- Public Relations
Early in August, two friends of Page Society, Frank Ovaitt, the president and CEO of the Institute for Public Relations (IPR), and Don Stacks, Ph.D., a public relations professor at the University of Miami and a giant in the field of public relations measurement and evaluation were honored by the Association of Schools of Journalism and Mass Communications (AJMC) and the Association for Education in Journalism and Mass Communications (AEJMC) respectively, in large part for their longstanding commitment to public relations research.
It was a unique moment in that the AJMC and AEJMC have not often recognized public relations or public relations research in the same frequent way they have recognized excellence in journalism.
One of my favorite philosophers, baseball great Yogi Berra, once quipped, "The future ain't what it used to be." Since IPR began in 1956 – even since 1983 when the Page Society was incorporated – there have been great changes in technology, communications channels, and the role we play as lead public relations professionals in our organizations.
The world is much more dynamic and challenging in so many ways. For one, the world is much more social, and I don't mean just social media. People today expect to have a relationship with the institutions they come in contact with. They want to know the source of where their food and clothes come from and how they were made. They have questions and they want answers.
The world is also always on – 24/7 – for organizations on which the sun never sets. We live in a world where a company operating in the U.S. has to think about the repercussions of how an issue in Malaysia might impact business in Mexico or Mozambique or Minnesota. Many of us are even beginning to develop systems and processes to manage such situations even as we sleep.
All you have to do is spend a few moments reading, listening or watching to realize the world is fraught with contention, conflict, misunderstanding and mistrust.
This has created a work environment where our license to operate is challenged every day, and prompts many of us and our organizations to manage for risk first. Yet there are unparalleled opportunities to tell one's story. So organizations that once responded to news inquiries and issued releases, but otherwise were relatively passive, are now engaging even their critics to achieve shared understanding and belief. Organizations are becoming publishers and curators of their own content. Marketers and PR pros are pushing the envelope online with all kinds of tools and mobile activity to prompt sales, behaviors and votes. That may prompt some to ask serious questions about the dividing line between Big Data and Big Brother.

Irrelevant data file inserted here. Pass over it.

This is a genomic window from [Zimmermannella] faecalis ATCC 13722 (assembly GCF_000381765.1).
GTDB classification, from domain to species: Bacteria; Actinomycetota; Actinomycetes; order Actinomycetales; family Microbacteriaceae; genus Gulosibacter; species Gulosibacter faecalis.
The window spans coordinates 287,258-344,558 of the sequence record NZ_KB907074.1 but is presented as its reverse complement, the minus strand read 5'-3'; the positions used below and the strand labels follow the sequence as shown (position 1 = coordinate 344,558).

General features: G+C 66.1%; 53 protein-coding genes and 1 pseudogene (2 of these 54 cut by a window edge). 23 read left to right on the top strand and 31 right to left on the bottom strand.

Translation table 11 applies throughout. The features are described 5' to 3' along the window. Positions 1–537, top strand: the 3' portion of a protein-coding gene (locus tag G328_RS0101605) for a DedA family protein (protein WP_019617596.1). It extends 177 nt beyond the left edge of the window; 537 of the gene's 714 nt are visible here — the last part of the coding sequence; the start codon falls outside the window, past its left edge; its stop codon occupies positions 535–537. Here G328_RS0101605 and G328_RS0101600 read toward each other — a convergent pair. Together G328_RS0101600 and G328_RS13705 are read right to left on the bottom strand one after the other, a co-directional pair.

But today's chief communications officer is better prepared than ever to deal with these complex issues than many other management functions – but only when we have a deep understanding of the research base – how to measure and evaluate our work, of course, but also the underlying social science of how people think and form opinions, how communities come together on issues, and how we can at least get partisans to consider other points of view.
That's critical when we think of Page Society's "New Model." It is also why IPR is important to any of us who think critically about the profession. It is where academic inquiry and professional practice meet. IPR not only gathers and makes grants for such research, it also interprets how it can be applied in practice and makes it available for free on its website. With its first Director of Research hired, it also is developing a new online, peer-reviewed journal which promises to deliver serious academic research in ways that are accessible, relevant and important to practitioners.
As George Bernard Shaw once wrote, "The biggest problem with communication is the illusion that it has taken place." Page members who are the senior figures of the profession and are among our most respected advocates have a shared responsibility to keep pulling the curtain back on many an illusion. We need insights into what works and what makes our publics tick. That can only be done through research integrated into public relations practice.
Kudos to Frank and Don, to their dedication to IPR's goal of providing the science beneath the art of public relations…and thanks to all of you who are applying research in ways that improve our craft and enhance our reputation as a profession.
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